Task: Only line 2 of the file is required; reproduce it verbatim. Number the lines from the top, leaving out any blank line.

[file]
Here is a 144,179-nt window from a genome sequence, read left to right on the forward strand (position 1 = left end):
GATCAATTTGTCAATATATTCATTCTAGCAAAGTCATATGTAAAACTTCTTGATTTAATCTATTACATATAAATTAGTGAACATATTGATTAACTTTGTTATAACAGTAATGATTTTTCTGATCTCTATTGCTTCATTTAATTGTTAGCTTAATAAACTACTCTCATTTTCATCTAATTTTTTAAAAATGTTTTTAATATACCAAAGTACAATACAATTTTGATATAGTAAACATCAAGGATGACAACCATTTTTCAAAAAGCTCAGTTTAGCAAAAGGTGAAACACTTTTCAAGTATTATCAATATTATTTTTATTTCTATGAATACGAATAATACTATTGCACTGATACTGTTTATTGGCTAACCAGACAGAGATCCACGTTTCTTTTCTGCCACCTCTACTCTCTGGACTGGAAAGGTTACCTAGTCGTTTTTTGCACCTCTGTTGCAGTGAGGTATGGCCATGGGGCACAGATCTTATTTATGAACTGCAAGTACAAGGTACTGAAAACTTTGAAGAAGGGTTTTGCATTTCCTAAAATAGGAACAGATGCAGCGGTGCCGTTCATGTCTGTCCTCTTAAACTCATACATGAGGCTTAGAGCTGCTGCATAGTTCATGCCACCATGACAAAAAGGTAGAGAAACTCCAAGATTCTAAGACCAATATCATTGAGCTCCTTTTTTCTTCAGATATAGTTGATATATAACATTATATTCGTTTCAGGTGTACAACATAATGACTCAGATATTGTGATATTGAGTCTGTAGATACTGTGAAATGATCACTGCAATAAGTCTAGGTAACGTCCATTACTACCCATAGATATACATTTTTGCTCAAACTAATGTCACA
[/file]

GATCAATTTGTCAATATATTCATTCTAGCAAAGTCATATGTAAAACTTCTTGATTTAATCTATTACATATAAATTAGTGAACATATTGATTAACTTTGTTATAACAGTAATGATTTTTCTGATCTCTATTGCTTCATTTAATTGTTAGCTTAATAAACTACTCTCATTTTCATCTAATTTTTTAAAAATGTTTTTAATATACCAAAGTACAATACAATTTTGATATAGTAAACATCAAGGATGACAACCATTTTTCAAAAAGCTCAGTTTAGCAAAAGGTGAAACACTTTTCAAGTATTATCAATATTATTTTTATTTCTATGAATACGAATAATACTATTGCACTGATACTGTTTATTGGCTAACCAGACAGAGATCCACGTTTCTTTTCTGCCACCTCTACTCTCTGGACTGGAAAGGTTACCTAGTCGTTTTTTGCACCTCTGTTGCAGTGAGGTATGGCCATGGGGCACAGATCTTATTTATGAACTGCAAGTACAAGGTACTGAAAACTTTGAAGAAGGGTTTTGCATTTCCTAAAATAGGAACAGATGCAGCGGTGCCGTTCATGTCTGTCCTCTTAAACTCATACATGAGGCTTAGAGCTGCTGCATAGTTCATGCCACCATGACAAAAAGGTAGAGAAACTCCAAGATTCTAAGACCAATATCATTGAGCTCCTTTTTTCTTCAGATATAGTTGATATATAACATTATATTCGTTTCAGGTGTACAACATAATGACTCAGATATTGTGATATTGAGTCTGTAGATACTGTGAAATGATCACTGCAATAAGTCTAGGTAACGTCCATTACTACCCATAGATATACATTTTTGCTCAAACTAATGTCACA